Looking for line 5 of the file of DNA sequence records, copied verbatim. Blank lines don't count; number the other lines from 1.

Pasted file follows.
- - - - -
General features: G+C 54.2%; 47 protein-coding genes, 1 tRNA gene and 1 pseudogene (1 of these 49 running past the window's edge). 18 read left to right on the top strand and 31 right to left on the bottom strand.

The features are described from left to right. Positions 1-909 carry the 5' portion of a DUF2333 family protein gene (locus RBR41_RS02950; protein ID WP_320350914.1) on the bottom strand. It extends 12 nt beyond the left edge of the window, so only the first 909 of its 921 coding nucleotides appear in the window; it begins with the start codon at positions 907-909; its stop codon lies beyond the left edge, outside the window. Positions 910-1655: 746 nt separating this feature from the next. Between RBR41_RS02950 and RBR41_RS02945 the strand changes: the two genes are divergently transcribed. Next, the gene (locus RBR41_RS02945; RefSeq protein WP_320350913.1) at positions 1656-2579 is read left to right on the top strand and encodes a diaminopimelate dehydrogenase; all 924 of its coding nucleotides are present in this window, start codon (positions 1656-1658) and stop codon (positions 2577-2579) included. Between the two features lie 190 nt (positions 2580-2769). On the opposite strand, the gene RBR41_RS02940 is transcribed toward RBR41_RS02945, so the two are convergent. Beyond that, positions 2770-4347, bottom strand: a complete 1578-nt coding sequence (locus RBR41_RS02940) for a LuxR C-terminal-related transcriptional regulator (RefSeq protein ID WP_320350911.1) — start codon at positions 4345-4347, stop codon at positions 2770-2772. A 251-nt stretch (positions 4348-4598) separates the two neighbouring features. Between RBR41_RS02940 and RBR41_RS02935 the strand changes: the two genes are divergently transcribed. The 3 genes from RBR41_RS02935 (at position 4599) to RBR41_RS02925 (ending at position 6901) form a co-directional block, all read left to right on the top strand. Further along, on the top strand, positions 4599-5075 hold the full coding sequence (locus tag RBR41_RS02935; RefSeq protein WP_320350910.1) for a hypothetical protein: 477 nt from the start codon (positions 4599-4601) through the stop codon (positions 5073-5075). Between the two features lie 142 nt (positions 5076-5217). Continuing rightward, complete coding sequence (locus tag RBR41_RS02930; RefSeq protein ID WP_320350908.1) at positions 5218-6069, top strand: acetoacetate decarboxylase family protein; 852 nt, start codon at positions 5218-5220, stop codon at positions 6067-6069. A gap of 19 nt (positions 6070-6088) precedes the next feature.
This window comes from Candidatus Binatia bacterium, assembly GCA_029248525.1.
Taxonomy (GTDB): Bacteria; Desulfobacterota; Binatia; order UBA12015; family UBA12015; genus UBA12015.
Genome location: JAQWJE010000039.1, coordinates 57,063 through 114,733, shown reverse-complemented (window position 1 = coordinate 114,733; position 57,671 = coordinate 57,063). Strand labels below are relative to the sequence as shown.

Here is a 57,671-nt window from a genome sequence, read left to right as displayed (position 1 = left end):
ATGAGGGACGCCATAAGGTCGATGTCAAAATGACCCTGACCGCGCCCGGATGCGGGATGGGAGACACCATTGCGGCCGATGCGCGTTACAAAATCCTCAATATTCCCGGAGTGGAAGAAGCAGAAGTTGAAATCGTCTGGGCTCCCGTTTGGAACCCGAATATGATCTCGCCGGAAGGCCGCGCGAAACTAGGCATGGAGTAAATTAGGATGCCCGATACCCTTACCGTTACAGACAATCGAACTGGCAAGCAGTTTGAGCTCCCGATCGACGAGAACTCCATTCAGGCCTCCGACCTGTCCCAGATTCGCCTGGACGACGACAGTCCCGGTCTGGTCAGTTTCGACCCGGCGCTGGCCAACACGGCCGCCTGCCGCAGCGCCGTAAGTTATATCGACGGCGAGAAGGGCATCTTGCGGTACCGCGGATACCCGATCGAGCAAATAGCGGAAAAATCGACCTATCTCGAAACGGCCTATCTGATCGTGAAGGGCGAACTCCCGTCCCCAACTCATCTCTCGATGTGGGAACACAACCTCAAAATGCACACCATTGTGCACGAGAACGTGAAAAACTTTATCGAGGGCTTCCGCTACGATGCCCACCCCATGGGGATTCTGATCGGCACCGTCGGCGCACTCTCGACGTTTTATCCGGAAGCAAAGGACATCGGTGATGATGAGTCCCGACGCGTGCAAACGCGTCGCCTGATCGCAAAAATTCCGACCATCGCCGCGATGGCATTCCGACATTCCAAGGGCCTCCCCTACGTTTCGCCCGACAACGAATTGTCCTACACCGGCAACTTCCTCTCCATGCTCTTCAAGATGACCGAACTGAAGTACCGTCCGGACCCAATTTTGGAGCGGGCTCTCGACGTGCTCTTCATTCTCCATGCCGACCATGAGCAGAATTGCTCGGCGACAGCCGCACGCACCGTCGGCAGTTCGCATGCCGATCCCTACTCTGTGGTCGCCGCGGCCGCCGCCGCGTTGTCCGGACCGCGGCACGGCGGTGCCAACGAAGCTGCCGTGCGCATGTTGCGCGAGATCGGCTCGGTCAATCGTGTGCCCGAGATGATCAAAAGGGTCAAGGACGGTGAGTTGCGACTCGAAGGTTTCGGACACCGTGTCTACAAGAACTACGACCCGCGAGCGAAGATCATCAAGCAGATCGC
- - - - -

Genome location: JAQWJE010000039.1, coordinates 57,063 through 114,733, shown reverse-complemented (window position 1 = coordinate 114,733; position 57,671 = coordinate 57,063). Strand labels below are relative to the sequence as shown.